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Stop moaning about U2's tax rate – I brought Google here, says Bono


Singer Bono. Photo: Getty

Singer Bono. Photo: Getty

Singer Bono. Photo: Getty

U2'S Bono has branded people "churlish" for criticising the part of the band's business move to the Netherlands to avail of lower tax rates.

The band's frontman, an anti-poverty campaigner, insisted being good businessmen doesn't make the band bad people.

U2 have a net worth of €800m. The band is a business just like Google and Facebook, he told Gay Byrne on RTE's The Meaning Of Life when he discussed U2's long running "tax exile" accusations for the first time. Bono (53) said: "The shock horror moment here is U2 behaving like a business.

"We live in a small rock in the North Atlantic and we would be underwater were it not for clever people working in Government and in the Revenue who made tax competitiveness a central part of Irish ec onomic life.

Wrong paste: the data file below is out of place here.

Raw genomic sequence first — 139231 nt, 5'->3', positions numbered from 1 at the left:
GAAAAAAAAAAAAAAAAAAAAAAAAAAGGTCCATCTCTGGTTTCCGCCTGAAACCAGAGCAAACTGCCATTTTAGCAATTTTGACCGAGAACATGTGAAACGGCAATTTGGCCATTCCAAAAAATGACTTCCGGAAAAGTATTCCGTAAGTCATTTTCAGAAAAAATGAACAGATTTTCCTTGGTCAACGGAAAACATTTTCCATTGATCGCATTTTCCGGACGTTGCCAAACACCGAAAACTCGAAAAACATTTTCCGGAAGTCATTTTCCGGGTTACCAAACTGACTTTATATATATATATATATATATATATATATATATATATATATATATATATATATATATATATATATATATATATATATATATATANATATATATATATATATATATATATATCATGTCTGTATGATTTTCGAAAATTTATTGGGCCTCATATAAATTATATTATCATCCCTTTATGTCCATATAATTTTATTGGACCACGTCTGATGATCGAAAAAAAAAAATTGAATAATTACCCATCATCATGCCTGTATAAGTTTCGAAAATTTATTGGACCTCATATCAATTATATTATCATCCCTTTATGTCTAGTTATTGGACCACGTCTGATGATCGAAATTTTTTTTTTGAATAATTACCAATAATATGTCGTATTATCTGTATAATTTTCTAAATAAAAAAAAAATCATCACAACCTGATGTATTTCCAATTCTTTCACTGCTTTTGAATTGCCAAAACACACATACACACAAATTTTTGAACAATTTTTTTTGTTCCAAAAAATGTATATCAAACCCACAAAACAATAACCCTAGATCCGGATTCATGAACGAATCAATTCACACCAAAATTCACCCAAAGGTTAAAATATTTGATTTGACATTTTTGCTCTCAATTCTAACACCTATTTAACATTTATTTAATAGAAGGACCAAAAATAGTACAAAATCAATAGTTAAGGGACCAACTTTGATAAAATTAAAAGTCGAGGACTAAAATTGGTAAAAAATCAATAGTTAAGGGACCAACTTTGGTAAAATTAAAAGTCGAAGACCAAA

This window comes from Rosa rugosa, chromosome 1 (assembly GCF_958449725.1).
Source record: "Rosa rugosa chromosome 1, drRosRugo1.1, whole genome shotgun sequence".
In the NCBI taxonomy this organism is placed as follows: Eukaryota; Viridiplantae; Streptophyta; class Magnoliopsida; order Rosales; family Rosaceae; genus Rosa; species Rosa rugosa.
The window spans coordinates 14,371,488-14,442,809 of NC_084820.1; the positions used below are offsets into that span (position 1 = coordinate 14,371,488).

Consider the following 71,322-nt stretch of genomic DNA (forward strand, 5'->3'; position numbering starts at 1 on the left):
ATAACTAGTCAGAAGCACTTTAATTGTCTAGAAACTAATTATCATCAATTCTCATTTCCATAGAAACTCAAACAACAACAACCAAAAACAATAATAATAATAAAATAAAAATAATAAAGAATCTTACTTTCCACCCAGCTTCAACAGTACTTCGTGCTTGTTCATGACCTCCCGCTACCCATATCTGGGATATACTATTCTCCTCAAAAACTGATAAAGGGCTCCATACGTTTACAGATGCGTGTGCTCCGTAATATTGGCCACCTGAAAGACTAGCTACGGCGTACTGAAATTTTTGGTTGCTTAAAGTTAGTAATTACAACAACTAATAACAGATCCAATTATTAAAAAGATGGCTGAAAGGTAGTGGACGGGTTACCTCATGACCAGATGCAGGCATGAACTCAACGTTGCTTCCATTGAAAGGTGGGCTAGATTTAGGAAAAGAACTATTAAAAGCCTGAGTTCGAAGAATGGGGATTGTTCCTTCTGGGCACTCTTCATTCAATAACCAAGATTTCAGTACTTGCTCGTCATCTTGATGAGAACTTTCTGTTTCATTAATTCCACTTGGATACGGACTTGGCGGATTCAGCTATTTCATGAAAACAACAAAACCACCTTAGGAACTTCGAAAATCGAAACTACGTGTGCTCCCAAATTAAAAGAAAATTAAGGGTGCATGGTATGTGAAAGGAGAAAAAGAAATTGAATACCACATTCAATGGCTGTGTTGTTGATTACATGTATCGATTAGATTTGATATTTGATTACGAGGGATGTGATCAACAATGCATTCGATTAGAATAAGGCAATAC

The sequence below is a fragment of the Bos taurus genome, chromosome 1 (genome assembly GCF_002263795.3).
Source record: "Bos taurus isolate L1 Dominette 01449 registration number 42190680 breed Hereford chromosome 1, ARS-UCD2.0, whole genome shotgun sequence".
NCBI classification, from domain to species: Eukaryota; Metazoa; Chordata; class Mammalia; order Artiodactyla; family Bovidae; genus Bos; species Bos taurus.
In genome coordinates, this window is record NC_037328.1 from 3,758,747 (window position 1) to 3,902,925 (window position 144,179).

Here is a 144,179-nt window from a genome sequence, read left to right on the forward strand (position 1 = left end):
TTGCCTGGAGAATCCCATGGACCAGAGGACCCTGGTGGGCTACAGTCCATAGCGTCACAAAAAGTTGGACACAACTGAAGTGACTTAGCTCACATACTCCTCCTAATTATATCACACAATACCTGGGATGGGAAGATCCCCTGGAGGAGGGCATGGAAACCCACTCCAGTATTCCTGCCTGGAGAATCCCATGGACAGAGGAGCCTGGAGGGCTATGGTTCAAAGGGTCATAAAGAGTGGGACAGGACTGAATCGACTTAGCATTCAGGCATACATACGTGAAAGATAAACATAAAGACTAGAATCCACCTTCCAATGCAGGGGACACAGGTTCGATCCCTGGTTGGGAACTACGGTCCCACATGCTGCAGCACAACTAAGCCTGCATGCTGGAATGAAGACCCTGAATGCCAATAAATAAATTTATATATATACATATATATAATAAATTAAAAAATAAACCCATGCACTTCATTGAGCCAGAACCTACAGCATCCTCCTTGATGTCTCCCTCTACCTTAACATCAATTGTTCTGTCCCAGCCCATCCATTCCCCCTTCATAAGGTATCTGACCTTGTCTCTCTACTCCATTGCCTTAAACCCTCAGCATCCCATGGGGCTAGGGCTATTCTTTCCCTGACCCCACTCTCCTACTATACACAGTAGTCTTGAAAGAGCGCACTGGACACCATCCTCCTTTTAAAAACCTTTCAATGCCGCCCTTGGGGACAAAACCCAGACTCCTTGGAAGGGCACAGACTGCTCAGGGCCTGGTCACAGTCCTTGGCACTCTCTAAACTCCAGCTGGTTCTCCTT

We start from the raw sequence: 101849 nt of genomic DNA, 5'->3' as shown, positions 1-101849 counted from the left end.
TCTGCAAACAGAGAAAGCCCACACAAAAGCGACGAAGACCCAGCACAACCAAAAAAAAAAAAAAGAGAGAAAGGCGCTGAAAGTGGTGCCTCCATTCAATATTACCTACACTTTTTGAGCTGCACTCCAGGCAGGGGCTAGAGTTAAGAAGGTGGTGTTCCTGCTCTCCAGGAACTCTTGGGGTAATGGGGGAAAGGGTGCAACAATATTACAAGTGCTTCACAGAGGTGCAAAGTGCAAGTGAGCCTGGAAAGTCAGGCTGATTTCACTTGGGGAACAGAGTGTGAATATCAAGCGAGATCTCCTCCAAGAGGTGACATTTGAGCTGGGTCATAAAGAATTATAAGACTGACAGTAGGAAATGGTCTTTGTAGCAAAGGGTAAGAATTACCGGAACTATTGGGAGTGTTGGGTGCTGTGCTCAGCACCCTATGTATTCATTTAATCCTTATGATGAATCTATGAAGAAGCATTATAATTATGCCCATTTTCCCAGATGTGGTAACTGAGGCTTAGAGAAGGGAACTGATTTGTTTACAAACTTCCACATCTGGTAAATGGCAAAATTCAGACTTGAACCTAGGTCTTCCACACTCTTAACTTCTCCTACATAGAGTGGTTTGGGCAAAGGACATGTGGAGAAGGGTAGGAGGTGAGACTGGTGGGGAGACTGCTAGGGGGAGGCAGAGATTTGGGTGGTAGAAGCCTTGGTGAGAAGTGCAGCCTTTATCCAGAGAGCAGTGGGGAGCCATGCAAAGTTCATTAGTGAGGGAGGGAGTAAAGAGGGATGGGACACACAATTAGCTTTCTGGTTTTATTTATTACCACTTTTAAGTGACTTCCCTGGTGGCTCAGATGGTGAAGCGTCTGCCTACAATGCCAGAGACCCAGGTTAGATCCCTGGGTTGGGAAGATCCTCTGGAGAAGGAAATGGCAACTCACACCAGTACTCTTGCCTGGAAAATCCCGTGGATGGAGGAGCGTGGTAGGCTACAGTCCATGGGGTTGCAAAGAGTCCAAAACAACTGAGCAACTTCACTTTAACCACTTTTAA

"It's the reason why we have companies like Google or Facebook and indeed I helped bring those companies to Ireland.

"So it is more than churlish for Irish people to say, 'We don't want an Irish company involved in that stuff that we do want everyone else (involved in).'

"We do pay a lot of tax but are tax sensible, as every business is, I am involved in these things some people think are idealistic but I think are pragmatic – why can't U2 be tough in business?"